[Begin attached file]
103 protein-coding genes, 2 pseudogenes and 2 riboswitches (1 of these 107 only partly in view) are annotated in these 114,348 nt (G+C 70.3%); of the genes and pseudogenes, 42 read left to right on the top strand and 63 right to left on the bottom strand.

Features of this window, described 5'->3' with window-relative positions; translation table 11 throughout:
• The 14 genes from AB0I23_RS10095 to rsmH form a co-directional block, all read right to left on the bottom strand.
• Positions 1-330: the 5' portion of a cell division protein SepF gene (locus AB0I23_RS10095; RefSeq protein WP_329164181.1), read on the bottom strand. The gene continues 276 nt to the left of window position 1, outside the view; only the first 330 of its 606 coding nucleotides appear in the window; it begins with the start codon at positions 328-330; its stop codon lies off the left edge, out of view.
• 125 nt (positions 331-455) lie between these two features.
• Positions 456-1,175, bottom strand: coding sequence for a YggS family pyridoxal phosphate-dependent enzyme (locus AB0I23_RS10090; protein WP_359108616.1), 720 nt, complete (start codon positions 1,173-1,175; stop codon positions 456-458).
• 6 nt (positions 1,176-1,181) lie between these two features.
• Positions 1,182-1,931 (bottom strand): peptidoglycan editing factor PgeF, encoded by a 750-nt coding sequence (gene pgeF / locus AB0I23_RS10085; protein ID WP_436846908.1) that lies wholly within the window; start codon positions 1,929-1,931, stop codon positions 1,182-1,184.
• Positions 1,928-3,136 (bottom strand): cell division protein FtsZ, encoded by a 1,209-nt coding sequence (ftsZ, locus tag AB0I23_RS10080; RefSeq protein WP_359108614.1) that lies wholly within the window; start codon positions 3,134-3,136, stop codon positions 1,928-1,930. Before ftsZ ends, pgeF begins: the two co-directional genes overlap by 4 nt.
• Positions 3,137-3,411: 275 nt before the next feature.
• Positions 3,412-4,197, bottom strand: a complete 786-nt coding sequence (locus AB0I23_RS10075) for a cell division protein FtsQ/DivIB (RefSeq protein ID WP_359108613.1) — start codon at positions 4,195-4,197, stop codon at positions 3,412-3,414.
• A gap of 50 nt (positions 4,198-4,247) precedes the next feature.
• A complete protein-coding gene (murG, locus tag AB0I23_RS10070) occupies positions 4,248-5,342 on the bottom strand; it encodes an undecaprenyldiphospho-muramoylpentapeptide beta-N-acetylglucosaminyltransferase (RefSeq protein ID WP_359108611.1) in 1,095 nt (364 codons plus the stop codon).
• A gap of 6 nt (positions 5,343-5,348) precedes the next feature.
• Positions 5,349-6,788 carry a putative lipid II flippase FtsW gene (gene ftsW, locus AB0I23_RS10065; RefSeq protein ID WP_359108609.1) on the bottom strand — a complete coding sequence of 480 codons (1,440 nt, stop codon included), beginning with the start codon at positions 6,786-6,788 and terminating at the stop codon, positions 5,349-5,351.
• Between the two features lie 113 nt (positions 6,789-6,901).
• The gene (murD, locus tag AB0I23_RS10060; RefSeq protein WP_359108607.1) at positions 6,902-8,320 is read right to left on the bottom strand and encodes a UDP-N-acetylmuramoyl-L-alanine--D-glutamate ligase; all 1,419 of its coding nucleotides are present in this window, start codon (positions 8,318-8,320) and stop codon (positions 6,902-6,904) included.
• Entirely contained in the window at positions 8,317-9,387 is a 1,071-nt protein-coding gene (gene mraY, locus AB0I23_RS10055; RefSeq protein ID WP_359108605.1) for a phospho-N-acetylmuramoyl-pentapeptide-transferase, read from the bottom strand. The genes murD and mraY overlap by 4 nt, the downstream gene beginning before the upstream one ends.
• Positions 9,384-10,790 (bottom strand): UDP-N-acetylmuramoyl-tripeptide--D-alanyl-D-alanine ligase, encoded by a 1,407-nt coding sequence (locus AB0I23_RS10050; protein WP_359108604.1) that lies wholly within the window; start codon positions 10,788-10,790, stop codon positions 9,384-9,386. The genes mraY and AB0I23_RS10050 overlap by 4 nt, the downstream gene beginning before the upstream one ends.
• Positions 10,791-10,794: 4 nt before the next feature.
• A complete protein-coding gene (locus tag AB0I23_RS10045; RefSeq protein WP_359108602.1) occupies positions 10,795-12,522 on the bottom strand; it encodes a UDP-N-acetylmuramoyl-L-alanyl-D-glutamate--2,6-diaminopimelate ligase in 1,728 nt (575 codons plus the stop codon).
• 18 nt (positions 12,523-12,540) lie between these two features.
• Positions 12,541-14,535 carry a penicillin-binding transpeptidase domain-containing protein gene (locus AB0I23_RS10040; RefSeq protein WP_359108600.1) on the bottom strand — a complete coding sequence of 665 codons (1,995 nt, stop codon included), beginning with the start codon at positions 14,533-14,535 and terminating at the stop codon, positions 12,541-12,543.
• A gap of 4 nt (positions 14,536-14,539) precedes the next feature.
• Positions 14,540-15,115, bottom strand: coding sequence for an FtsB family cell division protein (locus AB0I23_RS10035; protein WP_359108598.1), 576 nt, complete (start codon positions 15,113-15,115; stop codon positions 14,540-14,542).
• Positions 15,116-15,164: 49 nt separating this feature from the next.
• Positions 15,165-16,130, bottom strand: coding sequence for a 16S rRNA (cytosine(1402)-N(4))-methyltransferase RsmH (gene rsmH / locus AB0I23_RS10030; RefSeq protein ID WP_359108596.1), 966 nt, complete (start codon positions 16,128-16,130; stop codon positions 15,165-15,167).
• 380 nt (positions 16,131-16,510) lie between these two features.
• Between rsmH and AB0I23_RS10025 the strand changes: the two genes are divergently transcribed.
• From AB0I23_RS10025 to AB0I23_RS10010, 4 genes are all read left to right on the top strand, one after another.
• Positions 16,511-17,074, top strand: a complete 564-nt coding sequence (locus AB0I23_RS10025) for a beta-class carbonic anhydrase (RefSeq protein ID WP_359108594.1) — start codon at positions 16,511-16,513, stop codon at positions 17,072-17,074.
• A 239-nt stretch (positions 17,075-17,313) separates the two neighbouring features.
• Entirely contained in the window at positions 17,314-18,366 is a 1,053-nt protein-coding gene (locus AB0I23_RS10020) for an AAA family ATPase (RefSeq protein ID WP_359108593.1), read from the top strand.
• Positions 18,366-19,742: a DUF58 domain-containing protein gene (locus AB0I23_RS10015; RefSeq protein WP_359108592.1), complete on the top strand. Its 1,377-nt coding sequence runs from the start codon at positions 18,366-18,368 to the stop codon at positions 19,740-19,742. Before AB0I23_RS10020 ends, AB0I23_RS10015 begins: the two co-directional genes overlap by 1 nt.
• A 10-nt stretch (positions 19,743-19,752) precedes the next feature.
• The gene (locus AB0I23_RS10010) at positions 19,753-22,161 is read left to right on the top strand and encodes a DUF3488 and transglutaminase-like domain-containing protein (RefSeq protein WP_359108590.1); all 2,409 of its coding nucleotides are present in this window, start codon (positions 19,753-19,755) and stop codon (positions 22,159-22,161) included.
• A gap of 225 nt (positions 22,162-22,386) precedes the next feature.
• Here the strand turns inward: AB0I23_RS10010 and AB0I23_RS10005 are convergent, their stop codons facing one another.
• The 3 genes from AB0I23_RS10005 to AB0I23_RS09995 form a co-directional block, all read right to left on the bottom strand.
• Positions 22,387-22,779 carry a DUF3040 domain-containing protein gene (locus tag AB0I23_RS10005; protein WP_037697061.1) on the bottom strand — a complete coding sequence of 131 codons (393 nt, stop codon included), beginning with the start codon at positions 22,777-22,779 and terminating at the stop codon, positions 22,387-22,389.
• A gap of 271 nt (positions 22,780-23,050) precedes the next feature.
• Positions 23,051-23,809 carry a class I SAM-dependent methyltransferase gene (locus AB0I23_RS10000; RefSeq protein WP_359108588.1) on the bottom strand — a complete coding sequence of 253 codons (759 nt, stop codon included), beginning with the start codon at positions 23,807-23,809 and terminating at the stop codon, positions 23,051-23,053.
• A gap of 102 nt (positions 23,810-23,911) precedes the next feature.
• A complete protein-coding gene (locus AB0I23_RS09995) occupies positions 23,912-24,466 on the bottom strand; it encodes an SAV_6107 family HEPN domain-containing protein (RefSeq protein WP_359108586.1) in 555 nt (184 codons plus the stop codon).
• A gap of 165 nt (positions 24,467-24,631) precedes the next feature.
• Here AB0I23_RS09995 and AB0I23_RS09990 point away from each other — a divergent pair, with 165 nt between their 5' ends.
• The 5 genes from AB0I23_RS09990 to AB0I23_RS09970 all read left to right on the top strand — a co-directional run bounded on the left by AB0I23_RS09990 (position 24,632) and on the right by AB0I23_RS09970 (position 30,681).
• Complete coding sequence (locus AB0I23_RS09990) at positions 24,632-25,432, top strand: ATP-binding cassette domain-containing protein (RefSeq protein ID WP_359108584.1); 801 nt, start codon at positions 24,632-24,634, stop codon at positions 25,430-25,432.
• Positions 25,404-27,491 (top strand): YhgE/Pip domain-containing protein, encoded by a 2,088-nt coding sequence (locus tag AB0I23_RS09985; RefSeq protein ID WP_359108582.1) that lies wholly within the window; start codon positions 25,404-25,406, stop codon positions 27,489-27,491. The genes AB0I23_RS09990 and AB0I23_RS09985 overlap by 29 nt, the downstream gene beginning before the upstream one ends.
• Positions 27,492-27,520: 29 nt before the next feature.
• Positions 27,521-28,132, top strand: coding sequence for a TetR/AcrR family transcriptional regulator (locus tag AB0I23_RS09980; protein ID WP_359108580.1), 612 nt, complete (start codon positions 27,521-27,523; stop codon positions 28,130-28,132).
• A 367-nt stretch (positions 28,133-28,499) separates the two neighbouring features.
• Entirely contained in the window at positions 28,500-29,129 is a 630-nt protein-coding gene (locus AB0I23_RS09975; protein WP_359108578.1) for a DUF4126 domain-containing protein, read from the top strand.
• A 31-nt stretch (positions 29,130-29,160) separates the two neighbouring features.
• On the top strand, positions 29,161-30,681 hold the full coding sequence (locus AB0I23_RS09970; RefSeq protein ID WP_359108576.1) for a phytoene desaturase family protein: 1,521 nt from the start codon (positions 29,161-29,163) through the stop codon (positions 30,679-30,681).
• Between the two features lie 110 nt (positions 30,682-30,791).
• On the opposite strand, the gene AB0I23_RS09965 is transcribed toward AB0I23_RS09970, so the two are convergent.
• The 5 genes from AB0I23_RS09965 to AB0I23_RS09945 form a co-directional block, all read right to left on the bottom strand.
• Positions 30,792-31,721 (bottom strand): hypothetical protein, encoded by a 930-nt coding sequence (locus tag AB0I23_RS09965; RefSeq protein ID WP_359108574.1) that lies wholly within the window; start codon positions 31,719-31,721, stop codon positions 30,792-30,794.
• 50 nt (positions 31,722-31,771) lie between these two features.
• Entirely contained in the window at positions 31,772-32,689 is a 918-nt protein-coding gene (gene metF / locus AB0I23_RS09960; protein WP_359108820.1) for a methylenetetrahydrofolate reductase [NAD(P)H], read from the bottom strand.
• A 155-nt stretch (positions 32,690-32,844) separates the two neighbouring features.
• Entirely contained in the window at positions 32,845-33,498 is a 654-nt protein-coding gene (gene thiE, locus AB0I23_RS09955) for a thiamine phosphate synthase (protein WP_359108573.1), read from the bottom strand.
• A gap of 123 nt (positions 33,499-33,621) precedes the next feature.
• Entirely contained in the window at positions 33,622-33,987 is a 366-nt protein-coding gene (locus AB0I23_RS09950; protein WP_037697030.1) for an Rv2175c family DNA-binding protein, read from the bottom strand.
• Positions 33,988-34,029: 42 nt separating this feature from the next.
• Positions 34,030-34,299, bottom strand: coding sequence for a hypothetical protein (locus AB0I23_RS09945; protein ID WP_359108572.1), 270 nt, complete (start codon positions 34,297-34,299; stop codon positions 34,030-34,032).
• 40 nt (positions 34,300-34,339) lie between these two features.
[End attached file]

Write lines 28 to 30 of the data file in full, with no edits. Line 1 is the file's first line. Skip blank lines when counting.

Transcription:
• 380 nt (positions 16,131-16,510) lie between these two features.
• Between rsmH and AB0I23_RS10025 the strand changes: the two genes are divergently transcribed.
• From AB0I23_RS10025 to AB0I23_RS10010, 4 genes are all read left to right on the top strand, one after another.